The election season has finally, mercifully come to a end. Whether “your” candidate won or lost, we all share the same circumstances—namely, a divided and polarized nation.
If you thought that the inflammatory rhetoric, outlandish comments and its-the-end-of-the-world-as-we-know-it proclamations would come to a close with the conclusion of the election cycle, a cursory review of Facebook or Twitter comments would dash such hopes.
One could posit many factors contributing to the current climate, but ultimately the reasons are less important than our individual and collective response.
In his concession speech, Mitt Romney offered a positive step in the right direction by quickly and decisively moving past this year’s contentious election campaign.
Having thanked his supporters, Romney congratulated the president, his family and supporters, wished them well and stated that he would pray for the President to be successful in guiding the nation.
Near the conclusion of his speech, Romney again emphasized the need to move beyond the polarized incivility that seems to increase every election year.
“At times like these,” he stated, “we can’t risk partisan bickering and political posturing. Our leaders have to reach across the aisle to do the people’s work. And we citizens also have to rise to the occasion.”
In his acceptance speech, President Obama joined Romney in seeking to move toward a more civil conversation about the perpetual competing visions regarding how to lead the nation.
“We may have battled fiercely,” the President proclaimed, “but it’s only because we love this country deeply and we care so strongly about its future. From George to Lenore to their son Mitt, the Romney family has chosen to give back to America through public service and that is the legacy that we honor and applaud tonight. In the weeks ahead, I also look forward to sitting down with Governor Romney to talk about where we can work together to move this country forward.”
Differences and divides still exist, of course, as they always, inevitably will. There has never been and will never be a time in this nation’s history when there is not disagreement and debate regarding how and in what direction the nation should be led.
This means that a more positive way forward is not a matter of agreement but engagement. In other words, civility will not be the result of a fusion or amalgamation of Democratic and Republican principles resulting in a tertium quid that conjoins the parties and unifies the nation.
Nor is this a goal to be desired. As I previously wrote, informed, passionate debate enables our political system to be effective.
What is needed is dialogue between competing ideas and ideologies that is informed and civil. These two elements are inextricable, since civility most often results from an educated populous since informed persons are inherently less fearful.
Thus, fear, like prejudice, derives its power from ignorance. We fear that which we do not know or understand.
It is easy to demonize someone or something from a distance. It is difficult to see your opponent as a specter when you converse with them and begin to understand the motivation and logic informing their perspectives.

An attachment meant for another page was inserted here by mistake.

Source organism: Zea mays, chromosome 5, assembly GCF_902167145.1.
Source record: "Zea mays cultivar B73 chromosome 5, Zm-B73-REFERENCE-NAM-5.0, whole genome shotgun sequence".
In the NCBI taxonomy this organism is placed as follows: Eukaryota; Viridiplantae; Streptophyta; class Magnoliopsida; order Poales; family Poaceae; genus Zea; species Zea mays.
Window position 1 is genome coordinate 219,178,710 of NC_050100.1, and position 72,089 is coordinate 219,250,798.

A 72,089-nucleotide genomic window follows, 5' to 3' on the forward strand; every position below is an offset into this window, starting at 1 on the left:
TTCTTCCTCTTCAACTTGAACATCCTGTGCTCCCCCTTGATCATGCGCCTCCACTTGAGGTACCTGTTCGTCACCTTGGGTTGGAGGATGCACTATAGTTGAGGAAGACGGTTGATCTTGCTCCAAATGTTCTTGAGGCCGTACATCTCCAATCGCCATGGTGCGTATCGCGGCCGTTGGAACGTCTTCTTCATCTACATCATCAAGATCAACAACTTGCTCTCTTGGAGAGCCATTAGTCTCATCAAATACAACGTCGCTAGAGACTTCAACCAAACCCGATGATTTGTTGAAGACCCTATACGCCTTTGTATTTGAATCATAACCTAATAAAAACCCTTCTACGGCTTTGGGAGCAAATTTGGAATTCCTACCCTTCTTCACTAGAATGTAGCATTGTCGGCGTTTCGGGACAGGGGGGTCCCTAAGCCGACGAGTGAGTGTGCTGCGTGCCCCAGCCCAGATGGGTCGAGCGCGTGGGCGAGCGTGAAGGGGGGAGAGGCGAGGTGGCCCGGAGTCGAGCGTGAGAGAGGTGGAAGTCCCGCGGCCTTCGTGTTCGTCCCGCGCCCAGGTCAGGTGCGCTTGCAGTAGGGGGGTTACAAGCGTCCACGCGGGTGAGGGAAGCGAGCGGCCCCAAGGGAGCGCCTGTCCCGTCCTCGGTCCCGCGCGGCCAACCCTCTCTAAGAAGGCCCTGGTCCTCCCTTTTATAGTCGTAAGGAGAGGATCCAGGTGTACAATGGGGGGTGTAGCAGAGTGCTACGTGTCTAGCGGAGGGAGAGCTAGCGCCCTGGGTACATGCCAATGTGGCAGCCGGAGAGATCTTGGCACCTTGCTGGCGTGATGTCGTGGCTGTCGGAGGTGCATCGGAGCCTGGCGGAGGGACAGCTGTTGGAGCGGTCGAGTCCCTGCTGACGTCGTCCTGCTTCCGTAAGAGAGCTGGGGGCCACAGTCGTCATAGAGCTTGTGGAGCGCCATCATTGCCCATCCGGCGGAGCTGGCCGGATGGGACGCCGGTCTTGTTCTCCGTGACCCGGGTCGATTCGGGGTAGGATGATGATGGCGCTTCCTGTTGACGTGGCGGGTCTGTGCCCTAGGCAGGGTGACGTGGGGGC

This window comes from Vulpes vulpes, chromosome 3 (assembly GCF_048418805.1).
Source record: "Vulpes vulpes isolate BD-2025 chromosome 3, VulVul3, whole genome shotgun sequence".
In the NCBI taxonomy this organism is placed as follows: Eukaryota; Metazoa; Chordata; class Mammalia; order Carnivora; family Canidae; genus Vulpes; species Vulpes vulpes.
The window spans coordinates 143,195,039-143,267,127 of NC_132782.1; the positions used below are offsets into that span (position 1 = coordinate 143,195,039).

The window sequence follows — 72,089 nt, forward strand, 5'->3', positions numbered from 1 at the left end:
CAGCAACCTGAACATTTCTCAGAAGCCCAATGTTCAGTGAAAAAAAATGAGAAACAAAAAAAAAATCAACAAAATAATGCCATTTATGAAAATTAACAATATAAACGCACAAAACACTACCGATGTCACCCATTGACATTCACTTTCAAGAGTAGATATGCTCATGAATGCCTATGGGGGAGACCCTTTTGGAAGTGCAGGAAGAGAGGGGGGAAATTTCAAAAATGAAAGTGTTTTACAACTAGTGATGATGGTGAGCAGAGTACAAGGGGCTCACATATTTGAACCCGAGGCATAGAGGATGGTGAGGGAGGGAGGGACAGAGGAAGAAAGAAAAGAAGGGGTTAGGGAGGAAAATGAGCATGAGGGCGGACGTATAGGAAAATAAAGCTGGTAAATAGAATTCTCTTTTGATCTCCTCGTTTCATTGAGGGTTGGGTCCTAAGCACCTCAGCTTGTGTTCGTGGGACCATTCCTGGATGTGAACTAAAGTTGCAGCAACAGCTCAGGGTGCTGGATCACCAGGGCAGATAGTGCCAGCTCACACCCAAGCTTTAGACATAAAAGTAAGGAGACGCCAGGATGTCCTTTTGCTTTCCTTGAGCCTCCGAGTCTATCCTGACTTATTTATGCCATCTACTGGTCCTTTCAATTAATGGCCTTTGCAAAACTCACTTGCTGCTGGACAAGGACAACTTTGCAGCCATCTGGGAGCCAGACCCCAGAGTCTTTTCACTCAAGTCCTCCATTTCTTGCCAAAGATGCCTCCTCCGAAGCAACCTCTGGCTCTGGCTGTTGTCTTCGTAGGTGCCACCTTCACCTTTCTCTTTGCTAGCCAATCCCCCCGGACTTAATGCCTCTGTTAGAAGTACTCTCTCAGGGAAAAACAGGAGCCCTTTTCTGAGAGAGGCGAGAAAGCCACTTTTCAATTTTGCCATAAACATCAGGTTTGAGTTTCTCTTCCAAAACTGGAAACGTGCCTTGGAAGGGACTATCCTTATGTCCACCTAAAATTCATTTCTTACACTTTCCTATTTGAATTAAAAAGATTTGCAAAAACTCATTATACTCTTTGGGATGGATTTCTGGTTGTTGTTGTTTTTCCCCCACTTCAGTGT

This does not mean that you will come to agree with those with whom you presently disagree. Nor does it mean that you will never become upset or angry about the political perspectives of those with whom you converse.
Differences and divides, both great and small, will and should remain, because dialogue will not and should not result in shared opinions on each and every issue. Thus, passionate debate will and should remain as a key component in our political process.
The goal is not to compromise one’s perspective “so we can all just get along.” Rather, the goal is information that leads to understanding that leads to civility based on shared respect for another as people of value and worth even when we profoundly disagree.
On Morning Joe the day after the election, Joe Scarborough summarized the goal of civil dialogue well: “People confuse civility with compromise. You and I can disagree; in fact, we can be on opposite ends of the ideological spectrum. We can still be polite to each other and talk it out. I respect you for what you believe and you respect me for what I believe. That’s not being a sell out, that’s actually being constructive and putting the United States of America’s best interests ahead of your own political party’s best interests.”
Thankfully, both presidential candidates have voiced their desire to set aside the polarized and destructive approach to politics and find a way to work together for the common good.
Thankfully, nationally recognized and respected political commentators like Joe Scarborough have voiced their desire to do the same.
These are steps in the right direction, but both they and “we the people” must now walk the walk. We all—politicians, pundits and populace—must find a way to be civil with one another, especially when we profoundly disagree.
The way toward a more civil society is simple, but profoundly difficult.
We must be willing to cease using inflammatory rhetoric aimed to incite and upset, and choose to sit down with those of opposing opinions and perspectives and do the hard work of seeking to understand.
Divides will, and should, remain. In fact, some ideological divides may seem greater with greater understanding, while others may seem lesser.
Whatever the case may be, we can move toward more civil society (even in the political realm) if we are willing to make the difficult, but profoundly important effort of seeking to understand those whose perspectives are different than our own.